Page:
But this ethnic switching approach has been breaking down as the country as a whole becomes more multi-racial and people are more comfortable identifying with a minority group. Also, with the advent of Indian gaming and casinos, there are all sorts of benefits to being an Indian. In an article entitled "The Newest Indians" in last week's New York Times Magazine, Jack Hitt discusses this trend, especially as seen in the eastern part of the US.
I've seen this myself. Recently I was making small talk with an elderly lady as I was leaving and she was coming in to meet with a local anthropologist. She said, "Three weeks ago, I didn't even know I was an Indian. Dr. _______ checked my genealogy and showed me how I was. It's so exciting!" It's great that people are interested in and comfortable with their ancestry.
One point that Hitt curiously missed in his essay is the use of DNA testing to verify claims of Indian ancestry. That is turning into a business niche for some companies, I have found out. In fact this google ad for a DNA testing service dropped into our blog a couple of weeks ago. These tests are proof positive, but unfortunately for some people, the Indian tribes (Federally recognized tribes) themselves are the arbiters of who is and is not a member. Most tribes do not recognize DNA testing and usually use genealogy to trace to ancestors who were "certified" as Indians by government officials in the past. This has led to some bitter fights here in California, where some of the gaming tribes have reviewed the geneaology of all of their members and dropped people from the rolls based on the results. The outcome was larger slices of the casino money pie for the remaining members. Many tribal members do not like DNA testing for just this reason - they may not like the results they get.
This leads us to this LA Times piece about a woman in Oklahoma who has been trying to prove membership to one of the Cherokee bands in that state. DNA testing supports her claim, but she does not have the right paperwork in the genealogical record and the Cherokee will not recognize her. Her story was especially interesting to me in that her background was as a Black Cherokee.
The history of the Black Cherokee is not commonly known. The Cherokee as well as other tribes in the Southeast had black slaves in the early part of the 19th Century. When they were moved to Oklahoma by the Indian Removal Act in the 1830s, their slaves accompanied them on the well-known Trail of Tears. Approximately 15,000 black slaves came with the Indians to Oklahoma. There were held as slaves until freed by the Federal government in 1866 and were a reason that the Cherokee fought for the Confederacy during the Civil War - another fact not commonly known. These freedmen were usually accepted onto tribal rolls and there was intermarriage between Indians and Blacks. The woman in the LA Times story has this mixed heritage and can prove it with her DNA tests. But one of her freedman ancestors didn't have the right certificate.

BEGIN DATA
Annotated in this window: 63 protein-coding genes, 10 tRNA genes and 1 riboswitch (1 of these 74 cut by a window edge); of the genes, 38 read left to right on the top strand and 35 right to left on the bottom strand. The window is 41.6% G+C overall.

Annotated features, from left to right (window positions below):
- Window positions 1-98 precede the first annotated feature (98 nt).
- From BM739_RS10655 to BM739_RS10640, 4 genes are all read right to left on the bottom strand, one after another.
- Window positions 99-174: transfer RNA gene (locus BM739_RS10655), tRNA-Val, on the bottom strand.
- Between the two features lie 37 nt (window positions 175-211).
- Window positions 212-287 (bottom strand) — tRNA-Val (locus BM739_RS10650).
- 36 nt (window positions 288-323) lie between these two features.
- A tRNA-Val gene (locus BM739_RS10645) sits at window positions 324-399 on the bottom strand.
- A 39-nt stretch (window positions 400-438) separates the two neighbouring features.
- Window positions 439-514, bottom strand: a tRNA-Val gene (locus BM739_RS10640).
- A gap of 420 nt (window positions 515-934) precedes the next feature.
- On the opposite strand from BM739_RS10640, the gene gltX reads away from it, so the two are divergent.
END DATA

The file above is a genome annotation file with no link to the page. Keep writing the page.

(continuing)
The story of the Black Cherokee also takes us to the reasons why the Indian Removal Act was passed and the Southeastern Indians exiled to Oklahoma. Most school history books will tell you that it was a desire to take their traditional tribal lands, and that's true as far as it goes. But there is much more to the story.
By the turn of the 19th Century, the Cherokee (and other tribes to a lesser extent) had taken on a course of partial acculturation to White ways. They kept their unparalleled knowledge of their environment and added to it the benefits of modern technology and European crops and domesticated animals. And they were phenomenally successful! Many had large farms and plantations. Ten percent of the Cherokee owned slaves - roughly the same percentage as in the White population at that time. Some Cherokee lived in houses like this:
This was the home of Chief Vann of the Cherokee located in Northern Georgia. At the time of his death in 1809, he was one of the richest men in the US. This is not what we typically think of as a Native American dwelling. Many lived in European style houses, if not all as grand as this. They sent their children to mission schools and in addition to their farms and plantations operated stores, inns, ferries, and other businesses.
By the 1820s they had organized a republican style government with a written constitution, courts and procedures for law enforcement. Also at this time, the Cherokee Sequoyah
had invented a syllabary or "alphabet" for his language so that it could be written. A newspaper called the Cherokee Phoenix was printed as were the Bible and other books.
So yes, the Whites wanted the Indian lands in the Southeast. But the deeper truth is that the Cherokee were just too successful in White terms. They were too much competition and Whites used their political and military power to get them out of the way.